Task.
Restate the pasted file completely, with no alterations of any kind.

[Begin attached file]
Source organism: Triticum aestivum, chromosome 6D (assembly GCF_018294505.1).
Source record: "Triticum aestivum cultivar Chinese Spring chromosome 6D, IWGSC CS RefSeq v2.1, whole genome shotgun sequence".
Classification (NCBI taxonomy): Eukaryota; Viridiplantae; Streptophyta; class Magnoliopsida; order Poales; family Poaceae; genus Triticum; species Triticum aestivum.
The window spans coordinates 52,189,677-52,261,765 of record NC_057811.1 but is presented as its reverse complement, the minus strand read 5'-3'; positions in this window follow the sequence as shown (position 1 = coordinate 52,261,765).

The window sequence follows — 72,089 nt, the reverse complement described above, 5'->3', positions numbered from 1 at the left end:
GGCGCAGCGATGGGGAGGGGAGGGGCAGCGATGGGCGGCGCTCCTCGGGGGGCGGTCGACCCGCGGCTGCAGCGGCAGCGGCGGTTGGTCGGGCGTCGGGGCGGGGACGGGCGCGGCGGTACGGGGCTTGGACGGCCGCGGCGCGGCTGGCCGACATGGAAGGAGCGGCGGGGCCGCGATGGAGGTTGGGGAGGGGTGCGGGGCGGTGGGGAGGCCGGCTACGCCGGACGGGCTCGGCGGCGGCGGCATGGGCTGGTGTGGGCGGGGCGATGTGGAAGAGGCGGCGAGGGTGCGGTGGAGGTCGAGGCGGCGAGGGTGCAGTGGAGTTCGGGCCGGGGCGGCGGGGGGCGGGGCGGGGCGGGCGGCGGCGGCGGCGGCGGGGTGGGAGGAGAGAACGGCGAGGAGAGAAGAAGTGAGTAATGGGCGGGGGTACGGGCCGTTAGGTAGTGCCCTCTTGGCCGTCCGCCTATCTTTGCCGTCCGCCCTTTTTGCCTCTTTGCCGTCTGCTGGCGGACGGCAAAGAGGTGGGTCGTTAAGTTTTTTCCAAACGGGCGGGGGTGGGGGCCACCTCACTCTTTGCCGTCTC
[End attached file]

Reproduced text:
Source organism: Triticum aestivum, chromosome 6D (assembly GCF_018294505.1).
Source record: "Triticum aestivum cultivar Chinese Spring chromosome 6D, IWGSC CS RefSeq v2.1, whole genome shotgun sequence".
Classification (NCBI taxonomy): Eukaryota; Viridiplantae; Streptophyta; class Magnoliopsida; order Poales; family Poaceae; genus Triticum; species Triticum aestivum.
The window spans coordinates 52,189,677-52,261,765 of record NC_057811.1 but is presented as its reverse complement, the minus strand read 5'-3'; positions in this window follow the sequence as shown (position 1 = coordinate 52,261,765).

The window sequence follows — 72,089 nt, the reverse complement described above, 5'->3', positions numbered from 1 at the left end:
GGCGCAGCGATGGGGAGGGGAGGGGCAGCGATGGGCGGCGCTCCTCGGGGGGCGGTCGACCCGCGGCTGCAGCGGCAGCGGCGGTTGGTCGGGCGTCGGGGCGGGGACGGGCGCGGCGGTACGGGGCTTGGACGGCCGCGGCGCGGCTGGCCGACATGGAAGGAGCGGCGGGGCCGCGATGGAGGTTGGGGAGGGGTGCGGGGCGGTGGGGAGGCCGGCTACGCCGGACGGGCTCGGCGGCGGCGGCATGGGCTGGTGTGGGCGGGGCGATGTGGAAGAGGCGGCGAGGGTGCGGTGGAGGTCGAGGCGGCGAGGGTGCAGTGGAGTTCGGGCCGGGGCGGCGGGGGGCGGGGCGGGGCGGGCGGCGGCGGCGGCGGCGGGGTGGGAGGAGAGAACGGCGAGGAGAGAAGAAGTGAGTAATGGGCGGGGGTACGGGCCGTTAGGTAGTGCCCTCTTGGCCGTCCGCCTATCTTTGCCGTCCGCCCTTTTTGCCTCTTTGCCGTCTGCTGGCGGACGGCAAAGAGGTGGGTCGTTAAGTTTTTTCCAAACGGGCGGGGGTGGGGGCCACCTCACTCTTTGCCGTCTC